Food Buzz

Because maybe you do care what I had for lunch...

Saturday, October 01, 2005

Thick as pea soup, Part I

I made some marvelous split pea soup. It was almost as thick as mashed potatoes. But I'm feeling kind of spent this evening so I'll post the recipe tomorrow. Jasper didn't nap until 5:00. I spent the entire day thinking about Gwynneth Paltrow's life. She's in this month's Vogue. I need to stop reading that magazine.

Here's a day in her life. She gets up around 7:30 and plays with Apple. They have lunch around 1:30. Then there's naptime and Gwynneth leaves her with the housekeeper so she can take an exercise class (Huh? Where, the local gym?). Then she feeds Apple dinner, gives her a bath and massage (SNORT! I tried that with Jasper and he wouldn't put up with it.), puts her to sleep, and then either goes out (again, housekeeper comes in handy) or stays home and cooks supper. She does all this in casually thrown-together Balenciaga because she's just too busy a mom to bother with really dressing up. "Sounds glamorous, doesn't it," she says sarcastically to the reporter. Um, actually, it does.

Today I made the pea soup, baked corn muffins and oatmeal cookies, cleaned up several hours' worth of Jasper toy mess, did two loads of laundry, started and completed a little craft project, played with my son, rinsed the poo out of a cloth diaper into the toilet, wiped up about four pee spills because Jasper has a rash and I let him go diaperless today. I spent most of the day vacillating between bouts of joy that I get to putter around the house playing with the cutest, smartest little guy in the world and making my beloved pea soup and envying Gwynneth the few extra million she has to spare herself the indignities of ill-fitting clothes and wiping up pee pee.

Such is the lot of the middle class, no? I grew up painfully aware that my father had grown up in poverty in Mexico. We took family vacations there regularly, and I saw firsthand at an early age what real poverty looks like. Now I ride the train with people who work multiple jobs just to put food on the table. At the playground I see women caring for other people's children while their own children are cared for in another country by relatives, they hope. I know how fortunate I am.

But them I pick through a magazine that paints a lifestyle so unlike my own -- and in a tone that assumes that this lifestyle is just what's done, and anything less is just tawdry and depressing. And Lane works in a profession that regularly throws us together with these absurdly rich people. I start thinking ridiculous thoughts, like gee, d'you think Valentino means women like me when he says the kind of woman he wants to see in his dresses is a woman who loves to eat? Butter, check, milk, check, eggs, check, black alligator flat-soled boots...still working on that. I start forming opinions on designer collections I can't buy and that I'd have no place to wear anyway. It's madness.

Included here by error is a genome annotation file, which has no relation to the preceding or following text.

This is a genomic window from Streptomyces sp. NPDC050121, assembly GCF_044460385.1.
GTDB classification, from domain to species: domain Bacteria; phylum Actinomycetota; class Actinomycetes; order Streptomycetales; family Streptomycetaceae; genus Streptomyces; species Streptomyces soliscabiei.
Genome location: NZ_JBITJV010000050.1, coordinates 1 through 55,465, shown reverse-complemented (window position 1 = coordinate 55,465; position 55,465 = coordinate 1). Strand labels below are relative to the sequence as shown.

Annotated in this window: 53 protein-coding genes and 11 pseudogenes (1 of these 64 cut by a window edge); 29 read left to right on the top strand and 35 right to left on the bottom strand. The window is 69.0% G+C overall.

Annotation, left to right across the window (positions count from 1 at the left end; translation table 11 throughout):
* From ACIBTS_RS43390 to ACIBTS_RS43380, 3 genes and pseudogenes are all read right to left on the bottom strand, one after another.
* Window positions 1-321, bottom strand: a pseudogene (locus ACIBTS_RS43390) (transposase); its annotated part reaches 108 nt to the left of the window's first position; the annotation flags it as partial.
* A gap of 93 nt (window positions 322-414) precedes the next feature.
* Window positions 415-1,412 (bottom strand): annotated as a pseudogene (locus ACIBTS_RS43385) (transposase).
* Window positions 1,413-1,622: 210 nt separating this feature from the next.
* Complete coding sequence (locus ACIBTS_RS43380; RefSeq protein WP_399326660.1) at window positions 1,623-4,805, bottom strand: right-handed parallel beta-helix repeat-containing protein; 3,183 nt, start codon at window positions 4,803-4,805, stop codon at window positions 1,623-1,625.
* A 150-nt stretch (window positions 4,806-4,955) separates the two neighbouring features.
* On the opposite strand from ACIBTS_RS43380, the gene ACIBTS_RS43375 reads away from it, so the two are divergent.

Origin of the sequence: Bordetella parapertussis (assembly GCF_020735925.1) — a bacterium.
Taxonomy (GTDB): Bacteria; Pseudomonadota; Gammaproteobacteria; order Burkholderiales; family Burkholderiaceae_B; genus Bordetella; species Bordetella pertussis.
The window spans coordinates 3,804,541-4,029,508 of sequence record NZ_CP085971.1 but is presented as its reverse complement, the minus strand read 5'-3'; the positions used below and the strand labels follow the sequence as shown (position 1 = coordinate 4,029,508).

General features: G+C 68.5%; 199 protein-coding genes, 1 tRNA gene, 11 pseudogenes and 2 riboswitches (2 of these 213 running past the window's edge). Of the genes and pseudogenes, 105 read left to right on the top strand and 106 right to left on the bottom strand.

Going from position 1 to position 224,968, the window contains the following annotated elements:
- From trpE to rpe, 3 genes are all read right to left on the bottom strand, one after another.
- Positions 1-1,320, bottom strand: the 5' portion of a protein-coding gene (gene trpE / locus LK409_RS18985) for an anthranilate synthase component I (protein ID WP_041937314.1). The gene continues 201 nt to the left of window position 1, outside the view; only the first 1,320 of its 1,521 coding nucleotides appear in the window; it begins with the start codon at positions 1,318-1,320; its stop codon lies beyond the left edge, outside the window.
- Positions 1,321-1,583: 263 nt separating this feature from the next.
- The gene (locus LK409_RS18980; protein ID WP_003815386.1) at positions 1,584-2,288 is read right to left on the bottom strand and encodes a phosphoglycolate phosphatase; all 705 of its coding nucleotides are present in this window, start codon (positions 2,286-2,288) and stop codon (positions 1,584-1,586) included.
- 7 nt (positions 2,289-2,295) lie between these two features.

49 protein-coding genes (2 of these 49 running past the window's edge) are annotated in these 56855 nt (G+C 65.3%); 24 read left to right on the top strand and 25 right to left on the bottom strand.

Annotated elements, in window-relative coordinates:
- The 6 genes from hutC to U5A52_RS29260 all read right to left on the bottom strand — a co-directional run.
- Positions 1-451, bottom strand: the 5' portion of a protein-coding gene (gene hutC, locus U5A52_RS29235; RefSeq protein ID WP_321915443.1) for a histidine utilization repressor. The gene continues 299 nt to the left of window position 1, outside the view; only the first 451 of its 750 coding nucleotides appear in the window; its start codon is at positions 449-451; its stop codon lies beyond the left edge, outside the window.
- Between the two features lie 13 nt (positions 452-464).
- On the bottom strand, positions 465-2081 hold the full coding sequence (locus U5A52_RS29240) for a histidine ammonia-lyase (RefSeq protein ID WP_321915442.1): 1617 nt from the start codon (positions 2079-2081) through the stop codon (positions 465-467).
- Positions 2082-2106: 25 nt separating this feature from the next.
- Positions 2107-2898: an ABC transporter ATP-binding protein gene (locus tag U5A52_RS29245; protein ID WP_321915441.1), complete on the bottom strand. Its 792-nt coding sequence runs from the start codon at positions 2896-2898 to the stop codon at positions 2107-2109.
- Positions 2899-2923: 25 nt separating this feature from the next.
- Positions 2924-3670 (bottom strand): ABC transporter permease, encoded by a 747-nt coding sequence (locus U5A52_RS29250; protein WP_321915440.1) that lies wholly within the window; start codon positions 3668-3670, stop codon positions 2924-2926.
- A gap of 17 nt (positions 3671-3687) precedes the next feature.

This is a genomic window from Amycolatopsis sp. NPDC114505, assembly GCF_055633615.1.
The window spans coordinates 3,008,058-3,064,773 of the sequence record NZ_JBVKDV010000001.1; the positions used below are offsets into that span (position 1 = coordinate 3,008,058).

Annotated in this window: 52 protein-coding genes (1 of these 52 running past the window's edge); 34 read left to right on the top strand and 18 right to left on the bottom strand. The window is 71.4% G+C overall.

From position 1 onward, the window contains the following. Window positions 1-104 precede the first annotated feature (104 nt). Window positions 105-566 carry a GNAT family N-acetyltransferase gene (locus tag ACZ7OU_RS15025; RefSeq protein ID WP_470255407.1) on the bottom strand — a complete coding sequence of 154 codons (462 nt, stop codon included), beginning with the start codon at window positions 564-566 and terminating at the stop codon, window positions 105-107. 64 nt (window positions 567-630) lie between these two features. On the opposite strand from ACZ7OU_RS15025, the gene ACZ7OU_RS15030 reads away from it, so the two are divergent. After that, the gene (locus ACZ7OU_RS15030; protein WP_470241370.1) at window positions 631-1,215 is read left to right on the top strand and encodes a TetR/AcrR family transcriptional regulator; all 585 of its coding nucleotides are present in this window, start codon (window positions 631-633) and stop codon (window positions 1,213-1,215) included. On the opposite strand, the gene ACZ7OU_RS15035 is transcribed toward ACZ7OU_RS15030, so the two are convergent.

Here, Adriana! Here you are in the middle. You're not rich, but you're not poor. You have the luxury of lavishing your son with your full attention. You live in two rooms. Life is mostly great as long as I can tune out the siren call of la vida fancyfolk with my own bohemian song.


Anonymous said...

You DEFINITELY need to stop reading Vogue. Though maybe then you'd be less inspired? Hmmm.

When I had to clean up pee, I thought cornstarch was absolutely miraculous--just sprinkle it on, let it soak it up, then vacuum. No actual physical contact with noxious bodily fluids required.

As for the whole cloth vs disposables issue, I've got my heart set on trying the new flushable diapers that are supposed to be coming out any day from

Margo, darling said...

This is a great post. Thoughtful. Smart. Funny. Love the study in contrasts, esp. the two room apt./forced socializing with absurdly rich people.

Gwynneth is being pretty insufferable lately, and not without notice: her obnoxious bragging about her super-wholesome, super-simple non-movie star (and apparently single? where's her conservative-rocker husband in Apple's nap and massage-filled day?) life got her a mention on the Daily Show, where Jon Stewart suggested she shut up and be grateful that she, unlike many of the women who actually pay to see her awful movies, has the privilege of choosing to stay at home and raise her kid (amidst luxury and with lots of help). I wish she would just go away, like Celine Dion did. We get it: you're a mother now, and it's, like, totally transformative! I can't believe no one thought of it before you, Gwynnie!

sniffalicious said...

What a wonderful post. How lucky you are and to think you get to mingle with the wealthy who are well able to afford your artist husbands treasures. You are without a doubt "LUCKY" and blessed.